12. A method of non-destructive testing of a workpiece comprising the steps of:
(a) mounting a transducer onto a base;
(b) automatically rotating said transducer with respect to said base about an axis passing through said transducer, said axis being generally perpendicular to the workpiece, thereby generating waves which radiate outward away from said base and said axis, said step of automatically rotating said transducer being motor driven; and,
(c) freely and relatively moving said base or the workpiece with respect to each other.
13. The method as set forth in claim 12 wherein said transducer is an electromagnetic acoustic transducer whose wave generation is generally bidirectional.
14. The method as set forth in claim 13 wherein said base supports motor means for rotating said transducer with respect to said base, said motor means comprising radial and thrust bearings.
15. The method as set forth in claim 14 further comprising the step of rotating said transducer to scan a width of about ten inches along the workpiece.
16. The method as set forth in claim 15 further comprising the step of mounting said transducer onto the underneath side of said base.
17. The method as set forth in claim 16 wherein said waves radiate outward along the surface of the workpiece or into the workpiece.
18. The method as set forth in claim 17 wherein said base comprises roller means for supporting said base upon the workpiece and for maintaining said transducer at the proper elevation with respect to the workpiece.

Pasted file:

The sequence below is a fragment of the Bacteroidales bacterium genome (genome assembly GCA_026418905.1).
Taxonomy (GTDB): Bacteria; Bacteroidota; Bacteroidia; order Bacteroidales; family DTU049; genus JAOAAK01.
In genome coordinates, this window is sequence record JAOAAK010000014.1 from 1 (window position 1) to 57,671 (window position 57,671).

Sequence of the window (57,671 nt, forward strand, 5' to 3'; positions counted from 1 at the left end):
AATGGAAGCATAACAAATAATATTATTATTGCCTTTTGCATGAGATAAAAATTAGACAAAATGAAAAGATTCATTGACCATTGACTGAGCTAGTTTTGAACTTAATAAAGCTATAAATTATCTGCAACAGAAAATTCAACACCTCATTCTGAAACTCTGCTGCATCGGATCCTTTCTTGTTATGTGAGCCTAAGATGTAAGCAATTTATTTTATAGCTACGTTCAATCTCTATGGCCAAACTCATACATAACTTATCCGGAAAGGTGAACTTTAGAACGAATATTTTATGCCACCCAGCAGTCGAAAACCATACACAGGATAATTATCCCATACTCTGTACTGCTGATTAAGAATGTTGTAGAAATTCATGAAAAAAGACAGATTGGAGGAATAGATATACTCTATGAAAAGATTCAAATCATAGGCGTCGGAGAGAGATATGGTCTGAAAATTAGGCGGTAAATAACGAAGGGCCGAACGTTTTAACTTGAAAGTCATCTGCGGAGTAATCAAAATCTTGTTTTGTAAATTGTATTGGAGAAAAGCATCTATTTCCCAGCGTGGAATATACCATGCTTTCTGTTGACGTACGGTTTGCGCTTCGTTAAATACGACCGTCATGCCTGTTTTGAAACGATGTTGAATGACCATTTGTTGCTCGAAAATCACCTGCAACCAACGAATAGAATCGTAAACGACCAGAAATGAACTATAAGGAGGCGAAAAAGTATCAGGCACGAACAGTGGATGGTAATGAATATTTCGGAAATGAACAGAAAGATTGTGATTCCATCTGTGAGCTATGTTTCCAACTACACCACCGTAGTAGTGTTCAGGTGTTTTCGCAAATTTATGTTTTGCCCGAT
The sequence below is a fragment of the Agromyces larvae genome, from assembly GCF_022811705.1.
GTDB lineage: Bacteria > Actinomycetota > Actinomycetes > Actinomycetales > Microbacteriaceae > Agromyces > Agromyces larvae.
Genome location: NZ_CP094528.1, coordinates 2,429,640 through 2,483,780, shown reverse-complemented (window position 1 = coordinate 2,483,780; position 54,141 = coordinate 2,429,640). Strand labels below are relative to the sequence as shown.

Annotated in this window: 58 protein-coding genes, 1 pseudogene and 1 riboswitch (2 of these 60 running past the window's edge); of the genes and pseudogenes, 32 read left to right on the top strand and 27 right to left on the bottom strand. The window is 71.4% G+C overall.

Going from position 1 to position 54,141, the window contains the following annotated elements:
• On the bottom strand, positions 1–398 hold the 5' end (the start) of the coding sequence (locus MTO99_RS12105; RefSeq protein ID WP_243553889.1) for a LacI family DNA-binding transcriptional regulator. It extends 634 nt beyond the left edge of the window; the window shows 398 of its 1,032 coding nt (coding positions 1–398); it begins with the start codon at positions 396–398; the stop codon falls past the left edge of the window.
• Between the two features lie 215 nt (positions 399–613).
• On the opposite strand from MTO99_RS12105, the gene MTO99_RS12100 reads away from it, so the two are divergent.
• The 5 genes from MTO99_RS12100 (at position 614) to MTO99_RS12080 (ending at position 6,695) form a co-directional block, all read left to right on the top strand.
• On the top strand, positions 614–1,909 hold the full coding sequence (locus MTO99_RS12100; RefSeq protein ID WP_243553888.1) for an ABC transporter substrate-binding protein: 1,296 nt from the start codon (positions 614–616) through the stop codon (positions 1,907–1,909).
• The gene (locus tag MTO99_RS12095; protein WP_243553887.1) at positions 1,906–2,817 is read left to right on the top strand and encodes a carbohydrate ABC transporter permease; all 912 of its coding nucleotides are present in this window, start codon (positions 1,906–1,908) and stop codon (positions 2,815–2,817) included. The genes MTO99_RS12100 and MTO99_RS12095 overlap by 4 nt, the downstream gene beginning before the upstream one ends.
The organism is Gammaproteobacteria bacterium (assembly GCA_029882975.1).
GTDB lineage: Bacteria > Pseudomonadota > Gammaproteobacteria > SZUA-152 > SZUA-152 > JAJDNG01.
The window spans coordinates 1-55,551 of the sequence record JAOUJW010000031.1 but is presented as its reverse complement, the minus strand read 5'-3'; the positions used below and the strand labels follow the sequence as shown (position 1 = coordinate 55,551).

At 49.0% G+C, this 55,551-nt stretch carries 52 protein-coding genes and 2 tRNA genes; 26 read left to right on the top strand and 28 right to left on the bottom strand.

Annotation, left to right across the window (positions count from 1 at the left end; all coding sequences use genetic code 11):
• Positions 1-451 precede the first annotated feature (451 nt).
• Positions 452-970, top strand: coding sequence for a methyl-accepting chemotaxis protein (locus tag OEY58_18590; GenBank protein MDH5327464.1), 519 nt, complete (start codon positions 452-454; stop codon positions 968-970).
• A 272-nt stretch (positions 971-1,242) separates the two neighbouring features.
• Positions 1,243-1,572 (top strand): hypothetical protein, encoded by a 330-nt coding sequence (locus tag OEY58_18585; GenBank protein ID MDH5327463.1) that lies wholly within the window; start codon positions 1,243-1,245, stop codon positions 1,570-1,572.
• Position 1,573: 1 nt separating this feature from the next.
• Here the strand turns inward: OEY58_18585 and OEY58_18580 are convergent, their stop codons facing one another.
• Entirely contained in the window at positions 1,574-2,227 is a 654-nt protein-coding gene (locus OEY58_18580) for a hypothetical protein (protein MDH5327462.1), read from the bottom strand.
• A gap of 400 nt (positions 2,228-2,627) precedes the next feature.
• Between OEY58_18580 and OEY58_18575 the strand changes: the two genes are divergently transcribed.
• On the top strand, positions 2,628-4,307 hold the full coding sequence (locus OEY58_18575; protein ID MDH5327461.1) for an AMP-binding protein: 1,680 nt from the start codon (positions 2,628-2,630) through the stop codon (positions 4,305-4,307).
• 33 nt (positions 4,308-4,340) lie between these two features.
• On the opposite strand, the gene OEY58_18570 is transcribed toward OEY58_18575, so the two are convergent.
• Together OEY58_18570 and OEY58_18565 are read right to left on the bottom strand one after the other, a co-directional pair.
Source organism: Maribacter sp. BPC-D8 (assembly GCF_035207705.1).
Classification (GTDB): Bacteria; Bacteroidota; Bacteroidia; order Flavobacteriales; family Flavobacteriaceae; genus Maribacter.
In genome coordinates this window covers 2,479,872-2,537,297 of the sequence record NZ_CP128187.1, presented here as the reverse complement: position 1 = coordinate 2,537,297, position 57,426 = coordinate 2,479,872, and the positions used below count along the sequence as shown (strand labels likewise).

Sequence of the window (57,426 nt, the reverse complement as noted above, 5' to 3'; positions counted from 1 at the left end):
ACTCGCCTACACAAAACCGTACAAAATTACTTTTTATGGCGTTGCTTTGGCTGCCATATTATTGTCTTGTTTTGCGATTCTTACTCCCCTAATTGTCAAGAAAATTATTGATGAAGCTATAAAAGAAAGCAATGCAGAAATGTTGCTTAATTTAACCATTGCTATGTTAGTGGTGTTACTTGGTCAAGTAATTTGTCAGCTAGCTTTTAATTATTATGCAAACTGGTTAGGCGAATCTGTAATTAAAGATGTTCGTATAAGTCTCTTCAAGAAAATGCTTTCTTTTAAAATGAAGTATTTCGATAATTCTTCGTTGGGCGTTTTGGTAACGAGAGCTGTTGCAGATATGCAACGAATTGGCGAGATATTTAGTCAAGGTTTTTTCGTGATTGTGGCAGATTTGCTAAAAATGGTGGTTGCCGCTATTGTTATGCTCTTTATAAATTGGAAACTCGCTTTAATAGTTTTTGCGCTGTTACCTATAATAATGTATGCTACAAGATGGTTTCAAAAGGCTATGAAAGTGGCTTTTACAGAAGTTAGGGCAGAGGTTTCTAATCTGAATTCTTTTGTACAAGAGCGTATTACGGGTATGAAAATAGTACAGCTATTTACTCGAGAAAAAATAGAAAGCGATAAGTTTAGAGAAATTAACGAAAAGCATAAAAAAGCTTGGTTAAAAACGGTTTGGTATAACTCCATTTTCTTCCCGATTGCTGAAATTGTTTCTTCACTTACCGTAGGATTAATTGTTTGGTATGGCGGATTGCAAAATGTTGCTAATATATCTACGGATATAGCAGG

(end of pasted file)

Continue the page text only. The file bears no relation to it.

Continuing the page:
19. The method as set forth in claim 17 wherein the workpiece remains relatively fixed and said base is moved with respect to the workpiece.
20. The method as set forth in claim 17 wherein said base remains relatively fixed and the workpiece is moved with respect to said base.
This invention pertains to non-destructive testing and more particularly to the use of an oscillating or rotating electromagnetic acoustic transducer (EMAT) for the testing of metal components.
In non-destructive testing involving electromagnetic acoustic transducers (EMAT), it is preferable for the flaw to be struck at normal incidence (90 degrees) so that it can be better evaluated and characterized. Unfortunately, however, the wave generation of the transducers typically used are primarily bidirectional, but with some unidirectional characteristics, which hinders the achievement of this ideal because not all flaws are going to be perfectly aligned with the transducer. Thus these transducers are limited when used to inspect large areas.